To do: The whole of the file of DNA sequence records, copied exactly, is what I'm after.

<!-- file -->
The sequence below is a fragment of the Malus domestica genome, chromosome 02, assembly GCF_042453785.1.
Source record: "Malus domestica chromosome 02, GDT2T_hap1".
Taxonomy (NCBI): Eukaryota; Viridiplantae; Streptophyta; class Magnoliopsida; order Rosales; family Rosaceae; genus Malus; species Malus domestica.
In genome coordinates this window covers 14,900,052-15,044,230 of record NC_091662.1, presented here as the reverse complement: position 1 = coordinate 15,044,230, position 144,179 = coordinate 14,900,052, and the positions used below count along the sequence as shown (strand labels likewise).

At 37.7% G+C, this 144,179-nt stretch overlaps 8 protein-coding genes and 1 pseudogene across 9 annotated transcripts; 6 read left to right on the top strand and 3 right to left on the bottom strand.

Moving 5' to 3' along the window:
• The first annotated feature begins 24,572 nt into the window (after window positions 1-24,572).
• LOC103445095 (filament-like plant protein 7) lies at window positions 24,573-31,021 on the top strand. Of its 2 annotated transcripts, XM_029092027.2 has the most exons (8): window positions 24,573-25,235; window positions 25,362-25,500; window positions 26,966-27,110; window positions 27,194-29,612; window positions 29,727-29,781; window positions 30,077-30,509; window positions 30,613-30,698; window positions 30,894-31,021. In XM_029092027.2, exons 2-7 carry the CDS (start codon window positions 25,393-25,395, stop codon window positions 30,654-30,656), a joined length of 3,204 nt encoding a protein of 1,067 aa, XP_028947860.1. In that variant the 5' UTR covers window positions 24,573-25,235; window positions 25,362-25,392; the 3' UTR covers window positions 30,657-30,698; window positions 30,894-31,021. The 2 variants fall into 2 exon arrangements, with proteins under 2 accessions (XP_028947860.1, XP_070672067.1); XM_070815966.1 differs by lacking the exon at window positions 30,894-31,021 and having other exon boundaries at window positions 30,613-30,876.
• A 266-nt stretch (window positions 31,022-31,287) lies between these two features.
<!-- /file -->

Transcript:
The sequence below is a fragment of the Malus domestica genome, chromosome 02, assembly GCF_042453785.1.
Source record: "Malus domestica chromosome 02, GDT2T_hap1".
Taxonomy (NCBI): Eukaryota; Viridiplantae; Streptophyta; class Magnoliopsida; order Rosales; family Rosaceae; genus Malus; species Malus domestica.
In genome coordinates this window covers 14,900,052-15,044,230 of record NC_091662.1, presented here as the reverse complement: position 1 = coordinate 15,044,230, position 144,179 = coordinate 14,900,052, and the positions used below count along the sequence as shown (strand labels likewise).

At 37.7% G+C, this 144,179-nt stretch overlaps 8 protein-coding genes and 1 pseudogene across 9 annotated transcripts; 6 read left to right on the top strand and 3 right to left on the bottom strand.

Moving 5' to 3' along the window:
• The first annotated feature begins 24,572 nt into the window (after window positions 1-24,572).
• LOC103445095 (filament-like plant protein 7) lies at window positions 24,573-31,021 on the top strand. Of its 2 annotated transcripts, XM_029092027.2 has the most exons (8): window positions 24,573-25,235; window positions 25,362-25,500; window positions 26,966-27,110; window positions 27,194-29,612; window positions 29,727-29,781; window positions 30,077-30,509; window positions 30,613-30,698; window positions 30,894-31,021. In XM_029092027.2, exons 2-7 carry the CDS (start codon window positions 25,393-25,395, stop codon window positions 30,654-30,656), a joined length of 3,204 nt encoding a protein of 1,067 aa, XP_028947860.1. In that variant the 5' UTR covers window positions 24,573-25,235; window positions 25,362-25,392; the 3' UTR covers window positions 30,657-30,698; window positions 30,894-31,021. The 2 variants fall into 2 exon arrangements, with proteins under 2 accessions (XP_028947860.1, XP_070672067.1); XM_070815966.1 differs by lacking the exon at window positions 30,894-31,021 and having other exon boundaries at window positions 30,613-30,876.
• A 266-nt stretch (window positions 31,022-31,287) lies between these two features.